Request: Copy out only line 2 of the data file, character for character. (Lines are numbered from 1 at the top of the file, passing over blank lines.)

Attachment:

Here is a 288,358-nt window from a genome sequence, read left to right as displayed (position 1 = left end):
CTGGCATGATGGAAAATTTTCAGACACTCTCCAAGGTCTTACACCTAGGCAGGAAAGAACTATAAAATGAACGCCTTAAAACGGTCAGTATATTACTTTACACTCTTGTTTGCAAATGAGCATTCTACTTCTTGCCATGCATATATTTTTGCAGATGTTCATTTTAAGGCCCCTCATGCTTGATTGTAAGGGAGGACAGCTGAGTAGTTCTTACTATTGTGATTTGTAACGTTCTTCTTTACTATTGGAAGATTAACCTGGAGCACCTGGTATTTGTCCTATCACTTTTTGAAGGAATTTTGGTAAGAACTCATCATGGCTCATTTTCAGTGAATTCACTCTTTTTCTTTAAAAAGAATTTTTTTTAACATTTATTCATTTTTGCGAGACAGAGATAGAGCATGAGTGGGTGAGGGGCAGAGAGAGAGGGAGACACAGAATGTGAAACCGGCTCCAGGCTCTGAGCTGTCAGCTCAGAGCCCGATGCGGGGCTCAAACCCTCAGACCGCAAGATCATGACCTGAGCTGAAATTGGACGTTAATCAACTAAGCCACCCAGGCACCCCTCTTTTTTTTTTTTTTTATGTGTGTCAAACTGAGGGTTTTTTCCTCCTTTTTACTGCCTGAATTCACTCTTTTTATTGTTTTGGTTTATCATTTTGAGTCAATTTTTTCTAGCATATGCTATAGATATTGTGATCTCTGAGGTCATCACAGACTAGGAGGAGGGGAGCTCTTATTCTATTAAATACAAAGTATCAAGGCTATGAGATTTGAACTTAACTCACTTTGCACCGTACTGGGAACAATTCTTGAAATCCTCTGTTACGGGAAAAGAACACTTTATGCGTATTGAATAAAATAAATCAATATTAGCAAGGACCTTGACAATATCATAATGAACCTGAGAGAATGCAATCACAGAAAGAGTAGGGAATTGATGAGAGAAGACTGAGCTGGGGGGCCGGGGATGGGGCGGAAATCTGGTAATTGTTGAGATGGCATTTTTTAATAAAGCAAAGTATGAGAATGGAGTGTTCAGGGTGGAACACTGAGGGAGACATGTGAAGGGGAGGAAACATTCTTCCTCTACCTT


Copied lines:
CTGGCATGATGGAAAATTTTCAGACACTCTCCAAGGTCTTACACCTAGGCAGGAAAGAACTATAAAATGAACGCCTTAAAACGGTCAGTATATTACTTTACACTCTTGTTTGCAAATGAGCATTCTACTTCTTGCCATGCATATATTTTTGCAGATGTTCATTTTAAGGCCCCTCATGCTTGATTGTAAGGGAGGACAGCTGAGTAGTTCTTACTATTGTGATTTGTAACGTTCTTCTTTACTATTGGAAGATTAACCTGGAGCACCTGGTATTTGTCCTATCACTTTTTGAAGGAATTTTGGTAAGAACTCATCATGGCTCATTTTCAGTGAATTCACTCTTTTTCTTTAAAAAGAATTTTTTTTAACATTTATTCATTTTTGCGAGACAGAGATAGAGCATGAGTGGGTGAGGGGCAGAGAGAGAGGGAGACACAGAATGTGAAACCGGCTCCAGGCTCTGAGCTGTCAGCTCAGAGCCCGATGCGGGGCTCAAACCCTCAGACCGCAAGATCATGACCTGAGCTGAAATTGGACGTTAATCAACTAAGCCACCCAGGCACCCCTCTTTTTTTTTTTTTTTATGTGTGTCAAACTGAGGGTTTTTTCCTCCTTTTTACTGCCTGAATTCACTCTTTTTATTGTTTTGGTTTATCATTTTGAGTCAATTTTTTCTAGCATATGCTATAGATATTGTGATCTCTGAGGTCATCACAGACTAGGAGGAGGGGAGCTCTTATTCTATTAAATACAAAGTATCAAGGCTATGAGATTTGAACTTAACTCACTTTGCACCGTACTGGGAACAATTCTTGAAATCCTCTGTTACGGGAAAAGAACACTTTATGCGTATTGAATAAAATAAATCAATATTAGCAAGGACCTTGACAATATCATAATGAACCTGAGAGAATGCAATCACAGAAAGAGTAGGGAATTGATGAGAGAAGACTGAGCTGGGGGGCCGGGGATGGGGCGGAAATCTGGTAATTGTTGAGATGGCATTTTTTAATAAAGCAAAGTATGAGAATGGAGTGTTCAGGGTGGAACACTGAGGGAGACATGTGAAGGGGAGGAAACATTCTTCCTCTACCTT